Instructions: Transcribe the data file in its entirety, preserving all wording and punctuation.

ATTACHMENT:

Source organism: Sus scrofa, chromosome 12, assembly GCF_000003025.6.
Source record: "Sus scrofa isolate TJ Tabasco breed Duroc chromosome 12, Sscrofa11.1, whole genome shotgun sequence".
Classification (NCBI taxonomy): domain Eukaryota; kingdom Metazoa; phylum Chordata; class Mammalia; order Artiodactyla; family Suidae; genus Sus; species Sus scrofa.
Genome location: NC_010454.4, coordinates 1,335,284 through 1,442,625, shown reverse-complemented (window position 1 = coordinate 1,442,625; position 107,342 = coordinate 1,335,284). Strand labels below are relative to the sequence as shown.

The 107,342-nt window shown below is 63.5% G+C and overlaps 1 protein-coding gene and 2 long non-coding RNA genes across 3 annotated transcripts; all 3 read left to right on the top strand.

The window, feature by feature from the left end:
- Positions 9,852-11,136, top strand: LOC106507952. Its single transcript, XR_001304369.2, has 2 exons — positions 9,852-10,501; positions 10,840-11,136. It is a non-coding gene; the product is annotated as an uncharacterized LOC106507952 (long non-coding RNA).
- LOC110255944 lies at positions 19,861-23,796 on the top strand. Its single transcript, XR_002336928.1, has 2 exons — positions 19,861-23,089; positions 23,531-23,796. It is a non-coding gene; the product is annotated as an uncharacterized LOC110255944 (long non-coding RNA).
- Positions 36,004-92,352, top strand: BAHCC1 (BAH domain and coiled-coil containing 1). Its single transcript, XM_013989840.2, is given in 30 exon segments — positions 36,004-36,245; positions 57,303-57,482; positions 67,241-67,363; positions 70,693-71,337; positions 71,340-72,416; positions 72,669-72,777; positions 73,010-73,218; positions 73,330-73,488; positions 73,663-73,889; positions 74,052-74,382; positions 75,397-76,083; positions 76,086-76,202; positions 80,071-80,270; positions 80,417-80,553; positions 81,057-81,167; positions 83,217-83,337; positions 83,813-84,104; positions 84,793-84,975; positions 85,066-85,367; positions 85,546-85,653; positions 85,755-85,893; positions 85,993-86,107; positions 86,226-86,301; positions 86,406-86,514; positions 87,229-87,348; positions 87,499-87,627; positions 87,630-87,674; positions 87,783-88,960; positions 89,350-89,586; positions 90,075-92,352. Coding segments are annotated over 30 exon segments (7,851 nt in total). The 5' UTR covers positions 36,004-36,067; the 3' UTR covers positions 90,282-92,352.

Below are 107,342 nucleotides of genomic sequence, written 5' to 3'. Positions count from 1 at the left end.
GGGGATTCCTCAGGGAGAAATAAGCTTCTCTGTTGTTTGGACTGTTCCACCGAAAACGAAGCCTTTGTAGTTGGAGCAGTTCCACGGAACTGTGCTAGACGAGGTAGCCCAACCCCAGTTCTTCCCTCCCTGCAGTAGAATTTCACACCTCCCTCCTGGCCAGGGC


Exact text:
Source organism: Sus scrofa, chromosome 12, assembly GCF_000003025.6.
Source record: "Sus scrofa isolate TJ Tabasco breed Duroc chromosome 12, Sscrofa11.1, whole genome shotgun sequence".
Classification (NCBI taxonomy): domain Eukaryota; kingdom Metazoa; phylum Chordata; class Mammalia; order Artiodactyla; family Suidae; genus Sus; species Sus scrofa.
Genome location: NC_010454.4, coordinates 1,335,284 through 1,442,625, shown reverse-complemented (window position 1 = coordinate 1,442,625; position 107,342 = coordinate 1,335,284). Strand labels below are relative to the sequence as shown.

The 107,342-nt window shown below is 63.5% G+C and overlaps 1 protein-coding gene and 2 long non-coding RNA genes across 3 annotated transcripts; all 3 read left to right on the top strand.

The window, feature by feature from the left end:
- Positions 9,852-11,136, top strand: LOC106507952. Its single transcript, XR_001304369.2, has 2 exons — positions 9,852-10,501; positions 10,840-11,136. It is a non-coding gene; the product is annotated as an uncharacterized LOC106507952 (long non-coding RNA).
- LOC110255944 lies at positions 19,861-23,796 on the top strand. Its single transcript, XR_002336928.1, has 2 exons — positions 19,861-23,089; positions 23,531-23,796. It is a non-coding gene; the product is annotated as an uncharacterized LOC110255944 (long non-coding RNA).
- Positions 36,004-92,352, top strand: BAHCC1 (BAH domain and coiled-coil containing 1). Its single transcript, XM_013989840.2, is given in 30 exon segments — positions 36,004-36,245; positions 57,303-57,482; positions 67,241-67,363; positions 70,693-71,337; positions 71,340-72,416; positions 72,669-72,777; positions 73,010-73,218; positions 73,330-73,488; positions 73,663-73,889; positions 74,052-74,382; positions 75,397-76,083; positions 76,086-76,202; positions 80,071-80,270; positions 80,417-80,553; positions 81,057-81,167; positions 83,217-83,337; positions 83,813-84,104; positions 84,793-84,975; positions 85,066-85,367; positions 85,546-85,653; positions 85,755-85,893; positions 85,993-86,107; positions 86,226-86,301; positions 86,406-86,514; positions 87,229-87,348; positions 87,499-87,627; positions 87,630-87,674; positions 87,783-88,960; positions 89,350-89,586; positions 90,075-92,352. Coding segments are annotated over 30 exon segments (7,851 nt in total). The 5' UTR covers positions 36,004-36,067; the 3' UTR covers positions 90,282-92,352.

Below are 107,342 nucleotides of genomic sequence, written 5' to 3'. Positions count from 1 at the left end.
GGGGATTCCTCAGGGAGAAATAAGCTTCTCTGTTGTTTGGACTGTTCCACCGAAAACGAAGCCTTTGTAGTTGGAGCAGTTCCACGGAACTGTGCTAGACGAGGTAGCCCAACCCCAGTTCTTCCCTCCCTGCAGTAGAATTTCACACCTCCCTCCTGGCCAGGGC